Jon Udell talks about Component builders and solution builders, and compares the present situation with one he described in his [now legendary] BYTE cover story, Componentware. I've hung onto this issue and like to return to it on occasion to see if it has anything to offer me - either in terms of good concepts that have been forgotten, or patterns to avoid. It's nice to see Udell revisit the article and update the terminology.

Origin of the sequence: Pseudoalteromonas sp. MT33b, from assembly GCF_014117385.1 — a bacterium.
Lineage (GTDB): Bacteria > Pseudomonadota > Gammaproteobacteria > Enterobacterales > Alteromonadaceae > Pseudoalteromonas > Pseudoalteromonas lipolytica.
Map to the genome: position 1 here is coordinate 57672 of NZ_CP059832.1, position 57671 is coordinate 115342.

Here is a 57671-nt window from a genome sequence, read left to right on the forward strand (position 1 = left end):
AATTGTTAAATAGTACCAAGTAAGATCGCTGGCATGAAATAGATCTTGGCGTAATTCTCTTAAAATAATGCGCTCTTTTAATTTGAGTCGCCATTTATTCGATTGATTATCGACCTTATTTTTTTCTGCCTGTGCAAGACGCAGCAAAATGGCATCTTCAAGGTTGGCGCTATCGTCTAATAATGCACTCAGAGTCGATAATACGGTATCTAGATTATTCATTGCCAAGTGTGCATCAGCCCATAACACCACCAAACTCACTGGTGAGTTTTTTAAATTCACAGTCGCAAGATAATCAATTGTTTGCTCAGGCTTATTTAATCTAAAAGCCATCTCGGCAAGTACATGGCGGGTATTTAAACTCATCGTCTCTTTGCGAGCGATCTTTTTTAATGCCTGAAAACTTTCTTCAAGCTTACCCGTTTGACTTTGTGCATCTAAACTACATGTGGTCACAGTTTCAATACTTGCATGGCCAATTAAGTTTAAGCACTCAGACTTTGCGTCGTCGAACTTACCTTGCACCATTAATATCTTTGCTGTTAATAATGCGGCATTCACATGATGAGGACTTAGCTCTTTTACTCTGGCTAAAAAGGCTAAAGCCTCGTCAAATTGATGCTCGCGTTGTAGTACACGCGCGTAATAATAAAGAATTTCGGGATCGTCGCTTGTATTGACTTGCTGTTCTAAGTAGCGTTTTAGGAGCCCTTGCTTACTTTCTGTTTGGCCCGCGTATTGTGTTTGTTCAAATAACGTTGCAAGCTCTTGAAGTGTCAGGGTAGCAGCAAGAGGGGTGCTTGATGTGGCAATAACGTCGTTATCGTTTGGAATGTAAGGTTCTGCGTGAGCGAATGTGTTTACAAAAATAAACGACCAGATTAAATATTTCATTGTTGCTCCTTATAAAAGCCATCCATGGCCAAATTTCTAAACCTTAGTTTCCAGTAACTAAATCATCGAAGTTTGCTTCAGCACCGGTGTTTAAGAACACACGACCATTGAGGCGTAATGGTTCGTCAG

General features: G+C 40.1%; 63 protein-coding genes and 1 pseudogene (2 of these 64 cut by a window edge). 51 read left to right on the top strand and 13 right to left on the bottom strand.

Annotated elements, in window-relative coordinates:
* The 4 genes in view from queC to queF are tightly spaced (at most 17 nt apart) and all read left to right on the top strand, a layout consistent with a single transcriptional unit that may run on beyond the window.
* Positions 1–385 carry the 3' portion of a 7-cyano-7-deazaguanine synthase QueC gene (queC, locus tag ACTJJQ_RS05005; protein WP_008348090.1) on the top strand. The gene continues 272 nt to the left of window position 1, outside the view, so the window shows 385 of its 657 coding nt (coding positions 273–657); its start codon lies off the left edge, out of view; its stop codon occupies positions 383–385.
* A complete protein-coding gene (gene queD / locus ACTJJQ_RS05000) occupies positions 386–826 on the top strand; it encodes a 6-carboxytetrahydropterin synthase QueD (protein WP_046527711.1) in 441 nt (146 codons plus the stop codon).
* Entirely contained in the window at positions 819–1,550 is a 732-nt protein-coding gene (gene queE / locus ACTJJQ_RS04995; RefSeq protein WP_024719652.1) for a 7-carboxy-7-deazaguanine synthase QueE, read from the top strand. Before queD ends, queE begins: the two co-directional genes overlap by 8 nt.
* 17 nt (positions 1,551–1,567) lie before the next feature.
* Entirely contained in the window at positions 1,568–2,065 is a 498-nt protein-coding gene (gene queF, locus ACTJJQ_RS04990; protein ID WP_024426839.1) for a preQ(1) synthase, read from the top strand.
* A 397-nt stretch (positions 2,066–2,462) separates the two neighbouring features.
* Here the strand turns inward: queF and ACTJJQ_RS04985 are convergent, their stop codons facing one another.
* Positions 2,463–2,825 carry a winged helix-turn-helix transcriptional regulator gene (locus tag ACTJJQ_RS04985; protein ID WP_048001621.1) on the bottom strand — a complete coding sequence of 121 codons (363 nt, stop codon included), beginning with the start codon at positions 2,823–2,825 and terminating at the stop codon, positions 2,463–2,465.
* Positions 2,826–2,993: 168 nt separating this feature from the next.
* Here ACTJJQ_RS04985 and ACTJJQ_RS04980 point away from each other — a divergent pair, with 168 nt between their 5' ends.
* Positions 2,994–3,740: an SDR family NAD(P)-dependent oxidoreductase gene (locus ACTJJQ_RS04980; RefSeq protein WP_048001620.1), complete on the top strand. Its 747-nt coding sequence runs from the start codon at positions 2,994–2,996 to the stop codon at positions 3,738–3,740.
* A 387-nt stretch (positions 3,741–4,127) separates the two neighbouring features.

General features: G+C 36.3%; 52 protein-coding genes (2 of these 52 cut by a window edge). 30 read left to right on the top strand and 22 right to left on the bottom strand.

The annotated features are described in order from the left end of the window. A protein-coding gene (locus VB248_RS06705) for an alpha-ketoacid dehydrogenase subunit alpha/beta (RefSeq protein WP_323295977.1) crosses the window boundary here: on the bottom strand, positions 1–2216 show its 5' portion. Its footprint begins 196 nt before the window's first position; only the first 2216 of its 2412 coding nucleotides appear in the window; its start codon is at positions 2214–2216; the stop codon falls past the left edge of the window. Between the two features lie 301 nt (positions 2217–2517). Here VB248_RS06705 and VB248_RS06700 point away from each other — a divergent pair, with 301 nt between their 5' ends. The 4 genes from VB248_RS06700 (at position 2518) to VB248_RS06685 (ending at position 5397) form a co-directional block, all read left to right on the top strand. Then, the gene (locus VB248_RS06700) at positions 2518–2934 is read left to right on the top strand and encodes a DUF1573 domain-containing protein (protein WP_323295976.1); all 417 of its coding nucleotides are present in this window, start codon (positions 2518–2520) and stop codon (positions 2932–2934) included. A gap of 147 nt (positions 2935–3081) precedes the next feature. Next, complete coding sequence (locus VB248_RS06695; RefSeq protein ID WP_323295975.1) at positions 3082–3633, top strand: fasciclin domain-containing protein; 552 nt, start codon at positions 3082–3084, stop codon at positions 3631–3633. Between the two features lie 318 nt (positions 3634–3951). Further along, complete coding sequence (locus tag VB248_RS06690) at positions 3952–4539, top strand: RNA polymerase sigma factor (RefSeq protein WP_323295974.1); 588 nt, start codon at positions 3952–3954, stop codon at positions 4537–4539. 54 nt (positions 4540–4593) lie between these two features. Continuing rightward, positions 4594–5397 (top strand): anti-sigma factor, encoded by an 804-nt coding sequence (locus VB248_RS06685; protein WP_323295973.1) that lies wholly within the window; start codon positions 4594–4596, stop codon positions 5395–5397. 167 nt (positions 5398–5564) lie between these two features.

I see no reason, however, that dynamic languages like Python are going to stay in purely in the solution (read: glue) camp. Perl, Python, and Ruby are all great for this situation and do far more than mere scripting. They're fully capable for real application building. But they can be the component providers as well. In the Python world, toolkits and frameworks like Twisted and Zope 3, are powerful component producers as well as consumers. Both Twisted and Zope 3 work well with internet protocols, with Twisted targeted towards many protocols and Zope targeted towards web based ones, and can put up the interfaces (non-user) to data and services, with all the rapid development benefits of Python. Zope 3 and PEAK also use strong component based principals to keep both the component builder and solution builder in the same language and in the same system, while still offering a decent separation of the two halves.